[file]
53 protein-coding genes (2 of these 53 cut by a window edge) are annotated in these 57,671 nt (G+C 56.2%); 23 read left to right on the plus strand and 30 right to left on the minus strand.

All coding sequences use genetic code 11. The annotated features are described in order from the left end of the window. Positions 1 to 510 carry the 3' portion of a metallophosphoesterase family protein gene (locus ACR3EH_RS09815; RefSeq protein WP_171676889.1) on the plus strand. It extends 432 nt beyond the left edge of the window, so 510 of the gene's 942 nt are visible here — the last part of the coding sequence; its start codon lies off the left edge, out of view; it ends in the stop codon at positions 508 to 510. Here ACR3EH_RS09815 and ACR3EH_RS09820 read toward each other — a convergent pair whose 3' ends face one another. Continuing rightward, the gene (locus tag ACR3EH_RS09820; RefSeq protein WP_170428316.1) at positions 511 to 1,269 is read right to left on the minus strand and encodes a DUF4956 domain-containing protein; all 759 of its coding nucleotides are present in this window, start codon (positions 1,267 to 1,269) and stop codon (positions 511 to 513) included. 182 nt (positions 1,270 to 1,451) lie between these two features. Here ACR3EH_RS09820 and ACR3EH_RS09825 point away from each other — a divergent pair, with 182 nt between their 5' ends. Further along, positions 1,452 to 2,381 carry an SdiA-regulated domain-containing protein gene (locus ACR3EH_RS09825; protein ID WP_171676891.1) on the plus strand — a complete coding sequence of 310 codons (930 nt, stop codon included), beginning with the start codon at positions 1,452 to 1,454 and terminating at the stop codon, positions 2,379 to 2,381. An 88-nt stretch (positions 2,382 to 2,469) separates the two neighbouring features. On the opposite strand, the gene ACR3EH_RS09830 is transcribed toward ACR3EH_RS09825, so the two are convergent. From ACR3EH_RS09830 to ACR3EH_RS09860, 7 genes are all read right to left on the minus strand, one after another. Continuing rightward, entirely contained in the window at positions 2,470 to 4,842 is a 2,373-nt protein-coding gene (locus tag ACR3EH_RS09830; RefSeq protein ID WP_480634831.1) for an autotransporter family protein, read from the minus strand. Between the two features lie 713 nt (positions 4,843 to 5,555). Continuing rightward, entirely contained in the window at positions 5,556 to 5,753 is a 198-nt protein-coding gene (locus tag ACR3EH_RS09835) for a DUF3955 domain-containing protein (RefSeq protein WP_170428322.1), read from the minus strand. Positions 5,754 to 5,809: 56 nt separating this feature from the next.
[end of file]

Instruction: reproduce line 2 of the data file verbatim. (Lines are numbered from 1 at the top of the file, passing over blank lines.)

All coding sequences use genetic code 11. The annotated features are described in order from the left end of the window. Positions 1 to 510 carry the 3' portion of a metallophosphoesterase family protein gene (locus ACR3EH_RS09815; RefSeq protein WP_171676889.1) on the plus strand. It extends 432 nt beyond the left edge of the window, so 510 of the gene's 942 nt are visible here — the last part of the coding sequence; its start codon lies off the left edge, out of view; it ends in the stop codon at positions 508 to 510. Here ACR3EH_RS09815 and ACR3EH_RS09820 read toward each other — a convergent pair whose 3' ends face one another. Continuing rightward, the gene (locus tag ACR3EH_RS09820; RefSeq protein WP_170428316.1) at positions 511 to 1,269 is read right to left on the minus strand and encodes a DUF4956 domain-containing protein; all 759 of its coding nucleotides are present in this window, start codon (positions 1,267 to 1,269) and stop codon (positions 511 to 513) included. 182 nt (positions 1,270 to 1,451) lie between these two features. Here ACR3EH_RS09820 and ACR3EH_RS09825 point away from each other — a divergent pair, with 182 nt between their 5' ends. Further along, positions 1,452 to 2,381 carry an SdiA-regulated domain-containing protein gene (locus ACR3EH_RS09825; protein ID WP_171676891.1) on the plus strand — a complete coding sequence of 310 codons (930 nt, stop codon included), beginning with the start codon at positions 1,452 to 1,454 and terminating at the stop codon, positions 2,379 to 2,381. An 88-nt stretch (positions 2,382 to 2,469) separates the two neighbouring features. On the opposite strand, the gene ACR3EH_RS09830 is transcribed toward ACR3EH_RS09825, so the two are convergent. From ACR3EH_RS09830 to ACR3EH_RS09860, 7 genes are all read right to left on the minus strand, one after another. Continuing rightward, entirely contained in the window at positions 2,470 to 4,842 is a 2,373-nt protein-coding gene (locus tag ACR3EH_RS09830; RefSeq protein ID WP_480634831.1) for an autotransporter family protein, read from the minus strand. Between the two features lie 713 nt (positions 4,843 to 5,555). Continuing rightward, entirely contained in the window at positions 5,556 to 5,753 is a 198-nt protein-coding gene (locus tag ACR3EH_RS09835) for a DUF3955 domain-containing protein (RefSeq protein WP_170428322.1), read from the minus strand. Positions 5,754 to 5,809: 56 nt separating this feature from the next.